See below for a breaking update about the Burnbook app
If you haven’t yet heard of the Burnbook app, it’s the latest anonymous social app that’s causing a stir among teens and parents and even law enforcement around the country. Next in our series of apps parents should know about (but probably wish they didn’t), Burnbook is similar to Yik Yak and Secret, in that it gives users a platform to post anonymous blurbs and vote them up or down, Reddit style. However unlike other anonymous social apps, Burnbook is all about conversations within communities.
In other words, to use the app, it mandates that location services be used so that it can identify your geographic area. From there, users choose from a list of nearby communities, most likely selecting their own middle and high schools, and then narrow down results to pages just about their classmates — and possibly themselves. Like this one, here:
wow. so lovely. can people stop putting me in the burn book. k thanks pic.twitter.com/0CNEkzKyOq
— Kailtin (@Kaitlin_Ingle) March 9, 2015
Then again, this is a student who also tweeted, cyber bulling isn’t even a real thing. turn off your phone and delete your accounts and shit. don’t be a little bitch.
So if you’re wondering whether teens will agree that this is a cyberbullying app, and certainly they seem split on that, we’d say it depends on how bullied they personally feel — or whether they are the ones doing the bullying.
Still, you can imagine just where an anonymous app dedicated to anonymous gossip about classmates can lead.
via twitter user @mjc5023
The good news: While Burnbook has recently gotten a lot of news coverage, relatively few kids are using it. So far. Blogger Adam McLane compares usage stats for Burnbook and Snapchat: While Snapchat has 5.4 million teen users, Burnbook only has 400K teen users, and it’s been around since last September.
Reassuringly, Blushhh LLC, the Burnbook owner and operator, has promised greater oversight in the past week, ever since multiple threats have been made via the app, including bullying, bomb threats, school shootings, and the release of nude photos, activities which resulted in police involvement in several instances.
Now, the developers claim that all posts will be filtered and preapproved, which is a great move if they can live up to that promise with nearly 100,000 daily posts right now.
Your safety is our #1 priority. We proactively provide info 100% of the time when dealing with Burnbook threats.
— Burnbook (@Burnbookapp) March 23, 2015
Meanwhile, parents in Texas have taken a different approach by flooding their kids’ online communities with encouraging and positive messages with the hopes of overcoming negativity in their local Burnbook communities and redirecting the overall tone.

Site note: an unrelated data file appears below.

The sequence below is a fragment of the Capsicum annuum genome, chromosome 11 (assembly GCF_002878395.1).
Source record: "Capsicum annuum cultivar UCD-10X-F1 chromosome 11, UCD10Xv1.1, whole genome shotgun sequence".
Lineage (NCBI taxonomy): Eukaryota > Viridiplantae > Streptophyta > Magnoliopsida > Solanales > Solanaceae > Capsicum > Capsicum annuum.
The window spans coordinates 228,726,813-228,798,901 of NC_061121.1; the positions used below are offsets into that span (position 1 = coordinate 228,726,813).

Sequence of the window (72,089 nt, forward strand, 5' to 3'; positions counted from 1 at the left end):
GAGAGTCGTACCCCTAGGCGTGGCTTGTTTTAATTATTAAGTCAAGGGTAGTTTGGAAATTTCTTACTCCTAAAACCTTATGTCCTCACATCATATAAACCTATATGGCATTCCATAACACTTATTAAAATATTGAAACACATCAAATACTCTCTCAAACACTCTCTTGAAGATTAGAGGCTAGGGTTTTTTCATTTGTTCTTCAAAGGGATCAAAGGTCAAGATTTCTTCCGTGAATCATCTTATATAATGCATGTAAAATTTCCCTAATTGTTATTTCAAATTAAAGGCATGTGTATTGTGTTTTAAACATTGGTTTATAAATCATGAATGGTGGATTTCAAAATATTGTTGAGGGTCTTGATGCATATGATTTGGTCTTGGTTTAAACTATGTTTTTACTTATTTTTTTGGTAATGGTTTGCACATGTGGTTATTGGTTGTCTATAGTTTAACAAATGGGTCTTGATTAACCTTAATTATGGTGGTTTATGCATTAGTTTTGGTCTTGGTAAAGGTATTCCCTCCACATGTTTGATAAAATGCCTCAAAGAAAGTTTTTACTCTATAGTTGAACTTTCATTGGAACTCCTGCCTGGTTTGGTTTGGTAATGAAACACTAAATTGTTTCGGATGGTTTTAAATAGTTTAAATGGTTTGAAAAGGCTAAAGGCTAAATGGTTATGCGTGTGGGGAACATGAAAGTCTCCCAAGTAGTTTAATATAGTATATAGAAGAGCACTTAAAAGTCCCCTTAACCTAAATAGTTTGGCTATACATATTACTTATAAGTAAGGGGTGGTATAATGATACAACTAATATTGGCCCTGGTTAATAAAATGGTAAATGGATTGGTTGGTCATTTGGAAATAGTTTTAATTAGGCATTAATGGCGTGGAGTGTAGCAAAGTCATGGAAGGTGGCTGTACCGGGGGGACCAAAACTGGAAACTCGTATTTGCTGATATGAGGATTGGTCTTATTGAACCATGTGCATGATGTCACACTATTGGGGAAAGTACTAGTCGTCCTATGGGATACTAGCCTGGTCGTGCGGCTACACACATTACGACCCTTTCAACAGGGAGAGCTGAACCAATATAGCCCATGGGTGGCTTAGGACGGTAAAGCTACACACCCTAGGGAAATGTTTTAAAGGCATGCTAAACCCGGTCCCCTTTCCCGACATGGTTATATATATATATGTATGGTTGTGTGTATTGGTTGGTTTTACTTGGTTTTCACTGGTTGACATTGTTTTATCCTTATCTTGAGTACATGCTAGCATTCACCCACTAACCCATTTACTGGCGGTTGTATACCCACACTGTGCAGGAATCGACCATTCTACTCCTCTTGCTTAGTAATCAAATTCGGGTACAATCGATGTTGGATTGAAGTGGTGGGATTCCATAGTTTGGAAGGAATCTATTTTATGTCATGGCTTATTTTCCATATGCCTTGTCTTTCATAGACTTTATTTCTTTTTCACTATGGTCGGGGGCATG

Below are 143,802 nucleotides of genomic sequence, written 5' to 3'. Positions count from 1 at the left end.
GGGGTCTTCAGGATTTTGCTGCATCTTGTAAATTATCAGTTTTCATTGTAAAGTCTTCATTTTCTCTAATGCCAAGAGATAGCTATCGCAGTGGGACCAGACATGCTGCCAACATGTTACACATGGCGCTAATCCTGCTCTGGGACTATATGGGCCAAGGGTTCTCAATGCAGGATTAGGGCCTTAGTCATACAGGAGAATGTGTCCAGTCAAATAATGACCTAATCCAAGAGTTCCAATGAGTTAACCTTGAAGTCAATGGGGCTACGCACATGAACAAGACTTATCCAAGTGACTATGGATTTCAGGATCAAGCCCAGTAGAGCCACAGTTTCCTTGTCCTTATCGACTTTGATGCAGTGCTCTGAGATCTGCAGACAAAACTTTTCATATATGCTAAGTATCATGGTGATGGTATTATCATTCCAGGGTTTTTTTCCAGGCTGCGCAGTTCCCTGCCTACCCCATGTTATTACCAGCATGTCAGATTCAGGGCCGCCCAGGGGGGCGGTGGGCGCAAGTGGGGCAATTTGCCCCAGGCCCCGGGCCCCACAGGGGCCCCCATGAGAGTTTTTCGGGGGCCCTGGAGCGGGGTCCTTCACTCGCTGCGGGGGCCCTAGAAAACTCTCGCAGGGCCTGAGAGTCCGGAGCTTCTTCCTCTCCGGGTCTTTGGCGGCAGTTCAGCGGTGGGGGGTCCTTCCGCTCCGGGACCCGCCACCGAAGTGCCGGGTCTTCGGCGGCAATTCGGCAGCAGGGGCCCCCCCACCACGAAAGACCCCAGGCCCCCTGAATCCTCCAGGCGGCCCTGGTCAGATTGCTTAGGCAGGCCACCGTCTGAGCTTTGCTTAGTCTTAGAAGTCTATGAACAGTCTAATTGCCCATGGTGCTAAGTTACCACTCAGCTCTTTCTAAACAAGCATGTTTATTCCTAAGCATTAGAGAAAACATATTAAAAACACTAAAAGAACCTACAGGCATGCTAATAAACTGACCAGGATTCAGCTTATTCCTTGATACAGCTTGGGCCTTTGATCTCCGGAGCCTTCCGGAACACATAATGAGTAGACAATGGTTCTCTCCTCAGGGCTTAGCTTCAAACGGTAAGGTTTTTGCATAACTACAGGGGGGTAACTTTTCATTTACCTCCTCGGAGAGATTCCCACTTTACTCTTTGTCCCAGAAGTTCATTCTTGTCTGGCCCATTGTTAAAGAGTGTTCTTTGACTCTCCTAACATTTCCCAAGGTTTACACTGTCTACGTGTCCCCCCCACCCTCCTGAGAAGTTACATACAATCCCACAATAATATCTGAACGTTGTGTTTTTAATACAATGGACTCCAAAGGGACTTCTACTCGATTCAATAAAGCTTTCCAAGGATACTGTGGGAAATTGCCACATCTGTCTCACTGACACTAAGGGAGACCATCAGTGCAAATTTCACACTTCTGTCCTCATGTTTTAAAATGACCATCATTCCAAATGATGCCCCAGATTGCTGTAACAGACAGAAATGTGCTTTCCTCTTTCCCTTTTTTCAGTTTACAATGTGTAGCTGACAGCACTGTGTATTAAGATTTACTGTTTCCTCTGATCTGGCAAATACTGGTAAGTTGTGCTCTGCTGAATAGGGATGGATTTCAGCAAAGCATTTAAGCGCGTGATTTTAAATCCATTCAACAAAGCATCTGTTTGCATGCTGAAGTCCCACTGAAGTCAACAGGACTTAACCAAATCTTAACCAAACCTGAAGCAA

I checked the Burnbook communities for my teen’s middle school, our local high school, and all the other schools that came up when I opened the app. Fortunately there were almost no posts, and only one of them concerned a girl’s anatomy. But for me, that’s one too many.
And despite what the owners of the app say, I have to question the motivation behind the creation of an app named for a book filled with hateful gossip in a movie about how cruelly girls can treat each other. Plus, while the Burnbook app TOS state that users must be 18 years old, or 17 with permission of a legal guardian, the communities definitely include middle schools. Last I checked, that means the students are 11-14.
In short, Burnbook’s officially stated intent and TOS don’t match up logically with how kids are likely to use it. But hey, when there’s money to be made, there are plenty of unscrupulous businesses who don’t really care about how their product might harm children, in technology and beyond.
We’d also like to point out that the promise of anonymity — both on Burnbook and in general — is generally a false one. Parents and users should also aware that the Burnbook app TOS states We reserve the right to release information on any content you have posted in the past and future.
In other words, when your IP is tied to something hateful, harassing or illegal, they have the right to send that information to law enforcement, school administration, or other authorities. So if hurting another person isn’t enough to keep kids from cruel or threatening behavior, maybe the prospect of legal action will be.
If you see this app on your kids’ devices, don’t just assume that they’re using it to bully their peers. Take it as a good opportunity to start a thoughtful conversation about tech safety, actions and consequences. –Julie, with Liz
UPDATE MARCH 31: As of 12:50PM, when you search for Burnbook on the iTunes store, it appears to have been removed. If so, good move, Apple. However it does remain available at this time on Google Play.
We’ll keep you updated with any other news.